Date of Award


Degree Name

Doctor of Philosophy


Educational Leadership, Research and Technology

First Advisor

Dr. Louann Bierlein Palmer

Second Advisor

Dr. Brett A. Geier

Third Advisor

Dr. Joseph R. Morris


efficacy actions, priority school leaders, school leaders, school reform, dynamic change of school reform


There are increasing demands and challenges from the state and federal government for continual academic improvement for all schools. Each year, the Michigan Department of Education creates a “Top to Bottom” list of schools, with the lowest-performing schools designated as priority schools. This priority designation invariably creates the need for principals to examine their own self-efficacy beliefs as they work with teachers to improve these schools.

The purpose of this basic qualitative study is to identify and describe principals’ beliefs in their abilities to organize and execute complex actions to achieve changes within priority schools. Identifying and naming a leader’s self-efficacious beliefs, and how the leader fosters collective efficacy, is one way to bring attention to the effects, if any, that self-efficacy plays in principal leadership during school reform efforts.

This study was conducted using a semi-structured, open-ended interview protocol to interview 10 principals of priority-labeled schools. In an effort to capture the self-efficacy of these principals, they were asked 16 questions about four action areas of their leadership: (1) setting direction, (2) redesigning the organization, (3) managing the instructional program, and (4) developing people. The results of the constant comparative data analysis resulted in 10 major themes and eight subthemes. Taking my analysis one step further, I categorized these themes and subthemes regarding the dominant beliefs and actions of these principals into three foundational themes: (1) data driving everything, (2) creating and supporting, and (3) culture and climate attentiveness. As part of their self-efficacy beliefs, these principals manage in such a way that they build on their successes before remediating their weakness. They work on what is strong and this in turn grows what is weak.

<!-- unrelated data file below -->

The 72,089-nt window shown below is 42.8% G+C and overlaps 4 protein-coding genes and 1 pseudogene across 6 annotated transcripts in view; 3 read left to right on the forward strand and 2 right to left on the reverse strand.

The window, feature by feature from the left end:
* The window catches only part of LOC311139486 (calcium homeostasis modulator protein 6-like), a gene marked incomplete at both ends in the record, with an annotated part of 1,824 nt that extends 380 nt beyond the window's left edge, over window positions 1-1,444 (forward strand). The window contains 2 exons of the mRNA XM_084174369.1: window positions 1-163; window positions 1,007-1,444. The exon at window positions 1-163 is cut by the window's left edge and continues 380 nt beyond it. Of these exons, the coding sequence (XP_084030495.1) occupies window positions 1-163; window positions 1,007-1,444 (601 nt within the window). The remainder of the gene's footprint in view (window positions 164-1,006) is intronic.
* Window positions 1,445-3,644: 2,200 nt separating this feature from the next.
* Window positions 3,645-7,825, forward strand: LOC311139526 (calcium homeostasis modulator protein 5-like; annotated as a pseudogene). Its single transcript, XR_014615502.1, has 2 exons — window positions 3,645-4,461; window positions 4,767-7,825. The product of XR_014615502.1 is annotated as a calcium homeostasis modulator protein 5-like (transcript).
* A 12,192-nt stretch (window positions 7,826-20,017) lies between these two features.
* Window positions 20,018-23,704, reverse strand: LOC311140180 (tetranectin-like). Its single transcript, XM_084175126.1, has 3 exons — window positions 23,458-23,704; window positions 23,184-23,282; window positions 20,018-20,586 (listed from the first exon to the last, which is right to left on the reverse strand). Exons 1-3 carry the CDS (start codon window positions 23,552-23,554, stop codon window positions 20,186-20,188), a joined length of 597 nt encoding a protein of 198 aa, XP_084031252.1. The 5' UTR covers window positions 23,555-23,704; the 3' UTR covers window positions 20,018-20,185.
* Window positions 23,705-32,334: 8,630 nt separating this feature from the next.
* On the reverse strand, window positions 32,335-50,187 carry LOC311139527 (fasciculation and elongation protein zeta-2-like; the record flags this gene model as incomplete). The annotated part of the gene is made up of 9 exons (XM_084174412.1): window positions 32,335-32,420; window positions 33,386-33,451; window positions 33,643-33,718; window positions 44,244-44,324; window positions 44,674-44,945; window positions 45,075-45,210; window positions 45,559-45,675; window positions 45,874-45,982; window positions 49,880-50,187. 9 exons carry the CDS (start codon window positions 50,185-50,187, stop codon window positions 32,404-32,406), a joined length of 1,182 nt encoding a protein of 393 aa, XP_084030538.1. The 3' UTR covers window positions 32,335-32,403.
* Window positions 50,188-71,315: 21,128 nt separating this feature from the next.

Prior to this study, most previous related research on efficacy used assessment instruments to measure quantitatively self and/or collective efficacy. The value of this study is the descriptive richness of how a leader organizes, plans, and executes their efficacious beliefs to help themselves and to foster collective efficacy. Overall, principals in priority schools use their self-efficacious beliefs and foster collective efficacy by modeling their courage in looking at data, supporting their staff, and attending to the culture and climate of their schools. As a result, the literature has been expanded to include the results of these principals describing their leadership actions as related to self-efficacy.

These results suggest that school districts continue to model and promote data use with principals to increase their knowledge and understanding around presenting data to their staff. These results also suggest that school districts provide the needed autonomy to principals in making decisions on what professional development will best support the culture and climate needs within their schools as they address the learning needs of both the students and staff.

Access Setting

Dissertation-Open Access